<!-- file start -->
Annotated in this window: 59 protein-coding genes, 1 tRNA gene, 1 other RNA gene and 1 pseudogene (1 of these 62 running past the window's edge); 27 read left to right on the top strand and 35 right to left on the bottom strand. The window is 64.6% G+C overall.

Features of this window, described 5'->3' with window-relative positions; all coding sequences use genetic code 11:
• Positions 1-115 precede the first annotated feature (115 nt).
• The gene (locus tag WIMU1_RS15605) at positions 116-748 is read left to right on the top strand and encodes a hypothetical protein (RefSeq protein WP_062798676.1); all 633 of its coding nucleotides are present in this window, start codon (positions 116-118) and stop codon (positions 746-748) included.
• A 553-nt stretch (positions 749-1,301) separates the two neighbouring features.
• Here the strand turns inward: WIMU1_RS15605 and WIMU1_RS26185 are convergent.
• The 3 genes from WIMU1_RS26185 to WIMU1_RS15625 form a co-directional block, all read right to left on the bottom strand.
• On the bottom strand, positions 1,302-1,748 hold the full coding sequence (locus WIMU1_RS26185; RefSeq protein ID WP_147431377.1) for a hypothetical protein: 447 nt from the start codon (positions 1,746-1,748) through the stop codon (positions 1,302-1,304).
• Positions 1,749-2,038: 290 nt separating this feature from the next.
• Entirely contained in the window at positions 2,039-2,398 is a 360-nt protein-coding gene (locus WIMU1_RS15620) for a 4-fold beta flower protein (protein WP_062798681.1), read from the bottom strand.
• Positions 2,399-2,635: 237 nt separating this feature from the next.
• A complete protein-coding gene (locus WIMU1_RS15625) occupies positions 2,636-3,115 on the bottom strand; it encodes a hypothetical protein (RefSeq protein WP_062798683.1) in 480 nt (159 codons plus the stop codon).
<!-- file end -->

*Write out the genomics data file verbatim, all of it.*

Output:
Annotated in this window: 59 protein-coding genes, 1 tRNA gene, 1 other RNA gene and 1 pseudogene (1 of these 62 running past the window's edge); 27 read left to right on the top strand and 35 right to left on the bottom strand. The window is 64.6% G+C overall.

Features of this window, described 5'->3' with window-relative positions; all coding sequences use genetic code 11:
• Positions 1-115 precede the first annotated feature (115 nt).
• The gene (locus tag WIMU1_RS15605) at positions 116-748 is read left to right on the top strand and encodes a hypothetical protein (RefSeq protein WP_062798676.1); all 633 of its coding nucleotides are present in this window, start codon (positions 116-118) and stop codon (positions 746-748) included.
• A 553-nt stretch (positions 749-1,301) separates the two neighbouring features.
• Here the strand turns inward: WIMU1_RS15605 and WIMU1_RS26185 are convergent.
• The 3 genes from WIMU1_RS26185 to WIMU1_RS15625 form a co-directional block, all read right to left on the bottom strand.
• On the bottom strand, positions 1,302-1,748 hold the full coding sequence (locus WIMU1_RS26185; RefSeq protein ID WP_147431377.1) for a hypothetical protein: 447 nt from the start codon (positions 1,746-1,748) through the stop codon (positions 1,302-1,304).
• Positions 1,749-2,038: 290 nt separating this feature from the next.
• Entirely contained in the window at positions 2,039-2,398 is a 360-nt protein-coding gene (locus WIMU1_RS15620) for a 4-fold beta flower protein (protein WP_062798681.1), read from the bottom strand.
• Positions 2,399-2,635: 237 nt separating this feature from the next.
• A complete protein-coding gene (locus WIMU1_RS15625) occupies positions 2,636-3,115 on the bottom strand; it encodes a hypothetical protein (RefSeq protein WP_062798683.1) in 480 nt (159 codons plus the stop codon).